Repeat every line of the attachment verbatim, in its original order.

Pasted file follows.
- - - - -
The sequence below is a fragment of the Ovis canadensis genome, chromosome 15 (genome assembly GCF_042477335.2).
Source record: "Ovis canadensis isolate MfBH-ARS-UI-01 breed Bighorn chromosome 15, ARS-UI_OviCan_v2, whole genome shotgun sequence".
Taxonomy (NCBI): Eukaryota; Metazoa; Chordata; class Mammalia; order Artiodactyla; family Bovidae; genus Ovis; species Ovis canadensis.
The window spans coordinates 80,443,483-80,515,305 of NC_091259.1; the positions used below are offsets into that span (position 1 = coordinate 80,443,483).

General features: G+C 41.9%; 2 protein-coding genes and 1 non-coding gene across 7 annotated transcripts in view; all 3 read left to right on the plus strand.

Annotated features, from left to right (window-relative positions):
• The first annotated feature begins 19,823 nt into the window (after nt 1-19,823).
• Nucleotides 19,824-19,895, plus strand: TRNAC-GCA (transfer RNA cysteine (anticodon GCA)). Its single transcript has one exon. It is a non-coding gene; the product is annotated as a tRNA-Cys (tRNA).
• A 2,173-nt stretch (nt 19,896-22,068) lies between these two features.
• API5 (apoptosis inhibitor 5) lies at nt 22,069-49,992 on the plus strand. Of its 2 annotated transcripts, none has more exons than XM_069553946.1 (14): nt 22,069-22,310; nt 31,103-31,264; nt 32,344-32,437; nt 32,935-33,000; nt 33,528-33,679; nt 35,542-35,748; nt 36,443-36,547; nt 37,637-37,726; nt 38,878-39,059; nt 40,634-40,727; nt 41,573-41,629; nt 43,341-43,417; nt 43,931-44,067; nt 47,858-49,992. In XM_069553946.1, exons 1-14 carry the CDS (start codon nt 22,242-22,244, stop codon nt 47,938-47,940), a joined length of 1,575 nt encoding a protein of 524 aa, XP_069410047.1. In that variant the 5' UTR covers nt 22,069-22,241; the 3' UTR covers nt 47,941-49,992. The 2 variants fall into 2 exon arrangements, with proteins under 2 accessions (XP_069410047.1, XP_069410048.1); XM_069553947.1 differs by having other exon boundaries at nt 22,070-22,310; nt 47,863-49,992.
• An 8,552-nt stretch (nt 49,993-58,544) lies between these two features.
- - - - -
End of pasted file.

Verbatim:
The sequence below is a fragment of the Ovis canadensis genome, chromosome 15 (genome assembly GCF_042477335.2).
Source record: "Ovis canadensis isolate MfBH-ARS-UI-01 breed Bighorn chromosome 15, ARS-UI_OviCan_v2, whole genome shotgun sequence".
Taxonomy (NCBI): Eukaryota; Metazoa; Chordata; class Mammalia; order Artiodactyla; family Bovidae; genus Ovis; species Ovis canadensis.
The window spans coordinates 80,443,483-80,515,305 of NC_091259.1; the positions used below are offsets into that span (position 1 = coordinate 80,443,483).

General features: G+C 41.9%; 2 protein-coding genes and 1 non-coding gene across 7 annotated transcripts in view; all 3 read left to right on the plus strand.

Annotated features, from left to right (window-relative positions):
• The first annotated feature begins 19,823 nt into the window (after nt 1-19,823).
• Nucleotides 19,824-19,895, plus strand: TRNAC-GCA (transfer RNA cysteine (anticodon GCA)). Its single transcript has one exon. It is a non-coding gene; the product is annotated as a tRNA-Cys (tRNA).
• A 2,173-nt stretch (nt 19,896-22,068) lies between these two features.
• API5 (apoptosis inhibitor 5) lies at nt 22,069-49,992 on the plus strand. Of its 2 annotated transcripts, none has more exons than XM_069553946.1 (14): nt 22,069-22,310; nt 31,103-31,264; nt 32,344-32,437; nt 32,935-33,000; nt 33,528-33,679; nt 35,542-35,748; nt 36,443-36,547; nt 37,637-37,726; nt 38,878-39,059; nt 40,634-40,727; nt 41,573-41,629; nt 43,341-43,417; nt 43,931-44,067; nt 47,858-49,992. In XM_069553946.1, exons 1-14 carry the CDS (start codon nt 22,242-22,244, stop codon nt 47,938-47,940), a joined length of 1,575 nt encoding a protein of 524 aa, XP_069410047.1. In that variant the 5' UTR covers nt 22,069-22,241; the 3' UTR covers nt 47,941-49,992. The 2 variants fall into 2 exon arrangements, with proteins under 2 accessions (XP_069410047.1, XP_069410048.1); XM_069553947.1 differs by having other exon boundaries at nt 22,070-22,310; nt 47,863-49,992.
• An 8,552-nt stretch (nt 49,993-58,544) lies between these two features.